Are the health and safety risks associated with playing football worth it for college players? This is the question President Obama is currently asking himself.
The commander-in-chief revealed in an interview with The New Republic that if he had a son, he’d “have to think long and hard before I let him play football.”
President Obama said he’s concerned about the lifelong neurological maladies that football players face — especially college-aged players — and he’s considering making adjustments to make the sport safer.
“I think that those of us who love the sport are going to have to wrestle with the fact that it will probably change gradually to try to reduce some of the violence,” Obama said, who is a self-admitted Chicago Bears fan.
“The NFL players have a union, they’re grown men, they can make some of these decisions on their own, and most of them are well-compensated for the violence they do to their bodies,” he explained. “You read some of these stories about college players who undergo some of these same problems with concussions and so forth and then have nothing to fall back on. That’s something that I’d like to see the NCAA think about.”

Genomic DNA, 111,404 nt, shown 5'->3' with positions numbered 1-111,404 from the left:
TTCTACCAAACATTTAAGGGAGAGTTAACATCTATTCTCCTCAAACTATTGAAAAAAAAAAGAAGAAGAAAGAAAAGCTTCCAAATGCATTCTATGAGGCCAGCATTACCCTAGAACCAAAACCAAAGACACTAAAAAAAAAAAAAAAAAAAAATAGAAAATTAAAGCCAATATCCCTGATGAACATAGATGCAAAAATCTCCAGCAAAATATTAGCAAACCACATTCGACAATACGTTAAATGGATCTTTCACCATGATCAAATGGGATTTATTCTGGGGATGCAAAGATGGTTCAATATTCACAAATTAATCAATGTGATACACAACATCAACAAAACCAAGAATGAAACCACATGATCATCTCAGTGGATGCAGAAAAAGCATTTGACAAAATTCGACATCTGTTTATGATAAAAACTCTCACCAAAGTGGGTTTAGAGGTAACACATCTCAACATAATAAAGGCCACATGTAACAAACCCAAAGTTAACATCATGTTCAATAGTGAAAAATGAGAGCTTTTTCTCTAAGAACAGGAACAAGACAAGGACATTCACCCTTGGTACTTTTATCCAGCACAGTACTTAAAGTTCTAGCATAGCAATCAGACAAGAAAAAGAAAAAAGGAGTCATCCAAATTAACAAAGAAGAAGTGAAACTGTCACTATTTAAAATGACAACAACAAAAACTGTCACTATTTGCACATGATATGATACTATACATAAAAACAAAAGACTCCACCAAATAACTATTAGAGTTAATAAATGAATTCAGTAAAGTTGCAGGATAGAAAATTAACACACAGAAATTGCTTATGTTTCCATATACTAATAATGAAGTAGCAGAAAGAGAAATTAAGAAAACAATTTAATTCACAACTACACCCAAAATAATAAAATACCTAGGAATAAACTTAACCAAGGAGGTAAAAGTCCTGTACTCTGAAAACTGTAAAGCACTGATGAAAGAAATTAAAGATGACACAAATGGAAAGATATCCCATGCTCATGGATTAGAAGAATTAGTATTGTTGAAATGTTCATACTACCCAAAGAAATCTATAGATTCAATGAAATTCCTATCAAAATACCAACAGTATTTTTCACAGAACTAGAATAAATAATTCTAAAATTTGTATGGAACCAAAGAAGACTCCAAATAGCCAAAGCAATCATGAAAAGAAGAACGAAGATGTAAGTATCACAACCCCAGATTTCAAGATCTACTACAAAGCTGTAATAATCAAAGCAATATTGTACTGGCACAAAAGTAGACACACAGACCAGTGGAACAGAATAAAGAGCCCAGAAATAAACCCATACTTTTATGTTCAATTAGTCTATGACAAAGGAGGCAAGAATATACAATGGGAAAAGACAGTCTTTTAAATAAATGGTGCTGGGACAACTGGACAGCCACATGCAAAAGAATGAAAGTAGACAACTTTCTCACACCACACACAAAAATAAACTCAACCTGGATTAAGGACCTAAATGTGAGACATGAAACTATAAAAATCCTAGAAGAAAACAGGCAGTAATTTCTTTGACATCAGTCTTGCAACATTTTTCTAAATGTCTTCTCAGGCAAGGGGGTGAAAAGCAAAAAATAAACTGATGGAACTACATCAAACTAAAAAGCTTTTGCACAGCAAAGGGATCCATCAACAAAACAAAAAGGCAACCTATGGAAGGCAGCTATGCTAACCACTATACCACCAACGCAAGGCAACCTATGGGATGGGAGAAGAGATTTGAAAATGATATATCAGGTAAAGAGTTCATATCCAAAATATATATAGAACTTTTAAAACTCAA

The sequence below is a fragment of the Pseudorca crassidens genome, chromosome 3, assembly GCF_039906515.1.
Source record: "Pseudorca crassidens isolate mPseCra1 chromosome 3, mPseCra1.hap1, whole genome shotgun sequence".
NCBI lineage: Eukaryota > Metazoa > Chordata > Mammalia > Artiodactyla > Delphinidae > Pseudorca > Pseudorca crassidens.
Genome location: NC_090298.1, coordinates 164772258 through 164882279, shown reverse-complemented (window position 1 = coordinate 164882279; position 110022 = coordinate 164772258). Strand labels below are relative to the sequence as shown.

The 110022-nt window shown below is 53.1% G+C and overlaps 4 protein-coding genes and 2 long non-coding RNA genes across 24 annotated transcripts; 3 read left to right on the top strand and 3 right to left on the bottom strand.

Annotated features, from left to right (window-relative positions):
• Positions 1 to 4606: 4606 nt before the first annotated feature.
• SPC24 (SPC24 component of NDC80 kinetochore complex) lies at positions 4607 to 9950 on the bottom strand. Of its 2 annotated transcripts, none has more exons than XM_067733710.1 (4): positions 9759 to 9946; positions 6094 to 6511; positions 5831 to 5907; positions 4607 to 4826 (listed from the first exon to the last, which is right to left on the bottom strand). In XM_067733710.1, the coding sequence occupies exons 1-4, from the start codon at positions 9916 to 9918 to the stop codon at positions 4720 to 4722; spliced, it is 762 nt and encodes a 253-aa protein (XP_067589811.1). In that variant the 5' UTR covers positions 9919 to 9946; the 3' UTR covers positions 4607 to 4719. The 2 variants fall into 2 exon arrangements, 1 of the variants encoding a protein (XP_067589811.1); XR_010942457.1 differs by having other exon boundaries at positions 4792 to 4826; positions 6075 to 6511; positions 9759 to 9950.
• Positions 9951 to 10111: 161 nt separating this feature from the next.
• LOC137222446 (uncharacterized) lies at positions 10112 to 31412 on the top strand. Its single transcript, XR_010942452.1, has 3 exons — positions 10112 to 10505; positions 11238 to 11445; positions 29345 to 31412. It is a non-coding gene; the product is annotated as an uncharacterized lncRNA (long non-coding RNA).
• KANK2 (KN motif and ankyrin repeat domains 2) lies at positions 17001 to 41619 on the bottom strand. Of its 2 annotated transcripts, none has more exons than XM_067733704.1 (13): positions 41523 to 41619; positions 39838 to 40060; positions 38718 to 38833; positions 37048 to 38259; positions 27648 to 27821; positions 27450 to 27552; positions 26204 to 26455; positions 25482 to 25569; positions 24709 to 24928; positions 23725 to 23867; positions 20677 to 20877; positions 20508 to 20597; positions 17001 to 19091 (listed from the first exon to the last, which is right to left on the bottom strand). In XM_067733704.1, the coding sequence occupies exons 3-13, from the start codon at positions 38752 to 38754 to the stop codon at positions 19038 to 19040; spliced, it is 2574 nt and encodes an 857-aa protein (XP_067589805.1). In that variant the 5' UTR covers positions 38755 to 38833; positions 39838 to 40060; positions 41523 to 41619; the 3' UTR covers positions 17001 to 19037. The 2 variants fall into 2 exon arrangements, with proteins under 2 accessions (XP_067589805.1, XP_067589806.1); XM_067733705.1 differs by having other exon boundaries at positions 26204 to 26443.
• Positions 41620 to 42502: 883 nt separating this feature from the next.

In September, a study published in the journal Neurology found that professional football players are three times more likely than the general public to have neurodegenerative diseases. And when it came to Alzheimer’s disease and amyotrophic lateral sclerosis, the risk for football players increased four times.
“Now, the problem is, if you talk to NFL players, they’re going to tell you, ‘That that’s the risk I take; this is the game I play.’ And I don’t know whether you can make football (be) football if there’s not some pretty significant risk factors,” he said.
What do you think of President Obama’s concern? Should football alter its rules to decrease health and safety risks? Is this a realistic goal for the president? You weigh in.